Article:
The first bullet of your current job — This is where most people drop the ball because it take a certain finesse.

Applying to a job is not about you, it’s about the company. Your view of your most important skills is not necessarily relevant. What is relevant is what the company says they need in a job description.

Let’s refer back to Ask Ketchum:

To illustrate this point, take a look at the sample job description below. Pay close attention to what’s highlighted in yellow.

Now let’s take a look at the first bullet of Ash’s resume:

See how in the first bullet of his first job he does a great job at matching the most important bullet in the job responsibilities to his experience? Obviously, this is a fun example but it’s your job as a candidate to find the most important bullet point(s) of a job description and explain with a brief, data-driven, and concrete example of how you’ve done exactly what they need.

Your competition is blasting resumes out and not taking the time to do this extra step. This might take an extra bit of time, but will set you apart from others applying for the role.

Pro Tip: If there are industry keywords (like tools, softwares, buzzwords, or methodologies), that the company mentions in their job description, then include 2–3 of these in the first bullet of your current job and bold them. This is the epitome of making life easy for the recruiters and hiring managers reviewing your resume.

Keywords are extremely important in a resume and oftentimes recruiters and hiring managers will simply CTRL+F to find them. If you can beat them to the punch by simply bolding them in your resume, you’ll be ahead of the curve. It’s also important to note that including a skill in your resume is not enough, particularly if it’s highlighted in the job description. You must take the time to actually write out how you used this skill/tool/methodology.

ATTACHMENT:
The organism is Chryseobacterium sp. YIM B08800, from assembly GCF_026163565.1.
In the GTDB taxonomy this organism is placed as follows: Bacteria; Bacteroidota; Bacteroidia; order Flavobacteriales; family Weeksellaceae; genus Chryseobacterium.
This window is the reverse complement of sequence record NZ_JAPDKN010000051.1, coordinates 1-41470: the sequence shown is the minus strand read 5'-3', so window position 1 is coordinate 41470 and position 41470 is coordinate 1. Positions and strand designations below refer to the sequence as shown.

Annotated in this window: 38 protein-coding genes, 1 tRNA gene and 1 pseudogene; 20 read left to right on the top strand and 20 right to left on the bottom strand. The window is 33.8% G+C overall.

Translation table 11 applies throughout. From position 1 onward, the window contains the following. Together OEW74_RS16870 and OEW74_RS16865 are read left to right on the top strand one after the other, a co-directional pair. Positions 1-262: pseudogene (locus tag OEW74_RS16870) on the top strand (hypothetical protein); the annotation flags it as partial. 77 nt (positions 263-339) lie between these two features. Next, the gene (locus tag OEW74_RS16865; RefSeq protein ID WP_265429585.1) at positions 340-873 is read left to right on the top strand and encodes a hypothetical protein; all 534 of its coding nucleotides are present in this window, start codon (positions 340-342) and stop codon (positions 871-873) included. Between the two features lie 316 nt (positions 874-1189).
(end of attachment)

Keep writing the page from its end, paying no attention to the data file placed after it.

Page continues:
Education — Be honest and completely transparent about your education. If you didn’t graduate, don’t make it seem like you did. In addition, if you have a GPA below 3.7 and you graduated more than 3 years ago, then it’s best that you remove it from your resume. It’s probable that the hiring manager doesn’t care and it’s best not to draw attention to it if it’s not extremely high.

Previous job title — The previous job title can do two things for you. It can either show your progression up the ranks in a given field, or it can illustrate your tenure and experience. If your title is the same at two different companies it starts to build credibility that you can do the job, especially if the job title is the same as the one in the job description. If your previous job title is a more junior title it can show that you’re a hard worker that takes initiative. Both are impressive, but make sure to craft a purposeful and meaningful story when it comes to your current and previous job titles because it matters.

Previous employer/Tenure — Last but not least, list your employer previous to your current one and the length of time you were in that role. Try and stick to a consistent format to showcase this as well. So whether that’s [employer/title/tenure], [title/employer/tenure], or any other combination, keep it consistent.

If you’re in a situation where you’ve had multiple roles at the same company, I’d suggest having one tenure at the top with different titles and summaries underneath. However, if you were there for a significant amount of time (5+ years) it’s definitely worth it to label your tenure in each role so it doesn’t leave the hiring manager guessing.

For those of you who’ve been looking for a job or generally unemployed for over a year take a look at these articles (here, here, and here) for some motivation and tips. You might be at a disadvantage, but don’t give up, winners never quit!